He turned to his right just as he was attacked, a rotted, translucent figure with a screaming face coming at him, and then he was flung backwards, flung like a rag doll into the goods and sundries of one of the lined metal shelves under the flickering lights.
Branson crashed into a number of items upon the metal shelf he was flung into and fell to the floor upon his back. Small wrapped cookies, bags of potato chips, and other such snack foods spilled about him as he scrambled to get his bearings.
“Son of a—!” he cried out, but he was cut short.
He was picked up by an invisible force and flung upwards to shatter a flickering light above him, only to fall back to the white tiles of the gas station floor.
“Mother fu—” he began, but he was cut short again.
The kid in the green vest flickered into view, but his appearance had dramatically changed. His skin was all rotted and brown, his raggedy brown hair now white, and there were no eyes within the pitted sockets of his leathery face.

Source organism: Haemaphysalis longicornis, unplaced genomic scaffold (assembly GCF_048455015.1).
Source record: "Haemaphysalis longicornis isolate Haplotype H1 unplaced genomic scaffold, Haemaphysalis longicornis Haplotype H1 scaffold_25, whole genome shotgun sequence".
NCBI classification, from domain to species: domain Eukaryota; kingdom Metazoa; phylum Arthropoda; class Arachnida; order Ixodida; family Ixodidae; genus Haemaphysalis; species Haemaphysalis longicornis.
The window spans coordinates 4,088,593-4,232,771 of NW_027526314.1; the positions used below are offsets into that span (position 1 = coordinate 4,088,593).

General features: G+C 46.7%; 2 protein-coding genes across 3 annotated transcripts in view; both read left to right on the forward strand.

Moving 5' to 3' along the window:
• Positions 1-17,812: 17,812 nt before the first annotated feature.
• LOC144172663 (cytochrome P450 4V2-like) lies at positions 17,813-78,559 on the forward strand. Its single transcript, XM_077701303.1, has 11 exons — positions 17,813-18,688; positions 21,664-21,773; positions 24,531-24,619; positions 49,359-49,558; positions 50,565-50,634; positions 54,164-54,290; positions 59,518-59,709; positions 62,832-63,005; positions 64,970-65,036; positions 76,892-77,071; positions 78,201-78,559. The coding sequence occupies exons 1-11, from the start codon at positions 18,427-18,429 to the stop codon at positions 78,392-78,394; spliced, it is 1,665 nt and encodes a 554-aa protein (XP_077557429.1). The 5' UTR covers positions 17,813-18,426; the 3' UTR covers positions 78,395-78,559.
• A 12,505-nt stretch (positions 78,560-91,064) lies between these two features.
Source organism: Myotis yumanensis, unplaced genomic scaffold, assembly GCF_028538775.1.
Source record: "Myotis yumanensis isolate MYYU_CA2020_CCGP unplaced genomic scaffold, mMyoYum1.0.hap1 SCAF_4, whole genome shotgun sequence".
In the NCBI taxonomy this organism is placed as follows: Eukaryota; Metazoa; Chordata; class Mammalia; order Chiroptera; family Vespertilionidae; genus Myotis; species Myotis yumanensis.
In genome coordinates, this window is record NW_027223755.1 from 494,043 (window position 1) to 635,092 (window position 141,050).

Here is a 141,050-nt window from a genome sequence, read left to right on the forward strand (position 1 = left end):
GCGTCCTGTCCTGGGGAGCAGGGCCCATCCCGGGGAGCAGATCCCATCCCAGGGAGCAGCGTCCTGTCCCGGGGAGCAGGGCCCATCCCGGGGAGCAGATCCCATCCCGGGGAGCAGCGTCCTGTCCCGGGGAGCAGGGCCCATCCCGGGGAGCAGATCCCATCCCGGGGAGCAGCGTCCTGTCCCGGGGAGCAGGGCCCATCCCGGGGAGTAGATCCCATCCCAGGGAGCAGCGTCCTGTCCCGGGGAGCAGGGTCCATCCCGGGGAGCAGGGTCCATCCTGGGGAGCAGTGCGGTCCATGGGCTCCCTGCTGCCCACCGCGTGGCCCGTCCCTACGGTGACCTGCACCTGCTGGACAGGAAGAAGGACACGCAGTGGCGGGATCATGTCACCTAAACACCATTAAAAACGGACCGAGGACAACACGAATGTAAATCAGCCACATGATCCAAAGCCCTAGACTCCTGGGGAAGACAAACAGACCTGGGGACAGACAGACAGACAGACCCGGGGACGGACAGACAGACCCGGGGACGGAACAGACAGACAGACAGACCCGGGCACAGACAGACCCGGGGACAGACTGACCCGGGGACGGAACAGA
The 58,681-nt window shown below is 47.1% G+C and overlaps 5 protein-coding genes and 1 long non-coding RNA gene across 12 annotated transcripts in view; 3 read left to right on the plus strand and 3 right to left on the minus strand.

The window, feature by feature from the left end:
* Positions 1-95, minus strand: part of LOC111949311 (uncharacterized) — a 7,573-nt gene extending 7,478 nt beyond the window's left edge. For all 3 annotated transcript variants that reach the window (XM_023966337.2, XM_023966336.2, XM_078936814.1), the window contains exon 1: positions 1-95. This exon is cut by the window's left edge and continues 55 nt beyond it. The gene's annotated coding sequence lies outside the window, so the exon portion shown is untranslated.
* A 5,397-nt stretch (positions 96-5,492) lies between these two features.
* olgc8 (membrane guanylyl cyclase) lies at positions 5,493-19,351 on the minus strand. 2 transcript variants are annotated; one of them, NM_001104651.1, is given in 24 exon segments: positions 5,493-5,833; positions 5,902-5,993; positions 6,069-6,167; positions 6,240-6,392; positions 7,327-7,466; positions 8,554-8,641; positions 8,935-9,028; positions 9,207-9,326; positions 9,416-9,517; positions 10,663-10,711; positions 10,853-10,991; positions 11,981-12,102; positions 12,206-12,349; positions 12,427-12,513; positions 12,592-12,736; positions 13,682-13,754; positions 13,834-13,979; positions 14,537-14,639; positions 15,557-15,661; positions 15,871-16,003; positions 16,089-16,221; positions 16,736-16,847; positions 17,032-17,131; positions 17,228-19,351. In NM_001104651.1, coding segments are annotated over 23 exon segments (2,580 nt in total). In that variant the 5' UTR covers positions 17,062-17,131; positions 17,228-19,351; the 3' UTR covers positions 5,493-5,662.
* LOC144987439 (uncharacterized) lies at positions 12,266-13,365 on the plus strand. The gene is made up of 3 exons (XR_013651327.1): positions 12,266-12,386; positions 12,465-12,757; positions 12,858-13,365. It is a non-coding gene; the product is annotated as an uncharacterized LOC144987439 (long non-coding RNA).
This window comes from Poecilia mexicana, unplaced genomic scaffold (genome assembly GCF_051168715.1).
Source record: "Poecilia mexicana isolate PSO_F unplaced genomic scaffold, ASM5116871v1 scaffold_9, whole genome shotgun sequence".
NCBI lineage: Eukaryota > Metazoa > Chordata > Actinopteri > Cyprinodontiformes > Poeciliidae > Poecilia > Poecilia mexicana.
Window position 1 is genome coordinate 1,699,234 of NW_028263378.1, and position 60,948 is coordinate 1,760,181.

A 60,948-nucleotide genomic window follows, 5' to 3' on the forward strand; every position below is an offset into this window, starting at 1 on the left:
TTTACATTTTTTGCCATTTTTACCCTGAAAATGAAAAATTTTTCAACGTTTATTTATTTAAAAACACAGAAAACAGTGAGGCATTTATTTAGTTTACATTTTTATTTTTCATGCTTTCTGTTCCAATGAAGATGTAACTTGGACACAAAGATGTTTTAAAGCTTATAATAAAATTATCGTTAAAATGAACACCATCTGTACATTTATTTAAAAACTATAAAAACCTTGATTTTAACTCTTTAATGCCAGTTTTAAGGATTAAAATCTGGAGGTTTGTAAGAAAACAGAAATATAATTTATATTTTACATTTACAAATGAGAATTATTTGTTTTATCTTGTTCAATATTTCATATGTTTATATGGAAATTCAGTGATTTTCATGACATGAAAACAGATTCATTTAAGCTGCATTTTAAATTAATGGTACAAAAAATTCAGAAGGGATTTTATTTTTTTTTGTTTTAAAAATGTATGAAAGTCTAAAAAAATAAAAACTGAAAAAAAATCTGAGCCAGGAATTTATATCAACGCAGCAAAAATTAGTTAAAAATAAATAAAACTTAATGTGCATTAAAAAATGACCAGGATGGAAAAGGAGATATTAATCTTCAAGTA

He opened his pocked and rotted mouth to release a shrill scream, his jaw unhinging, that mouth widening downwards to stretch beyond its normal, natural means.
This thing picked up Branson by his suit jacket and flung him yet again, throwing the larger man as easily as someone pitching a bowling ball. Branson flew into another set of shelves, knocking down yet more goods and sundries belonging to this gas station out in the middle of nowhere.
Branson stood on two shaky legs and pulled forth his piece, pulling forth his wits as well, because now he was angry, and he didn’t get angry very often.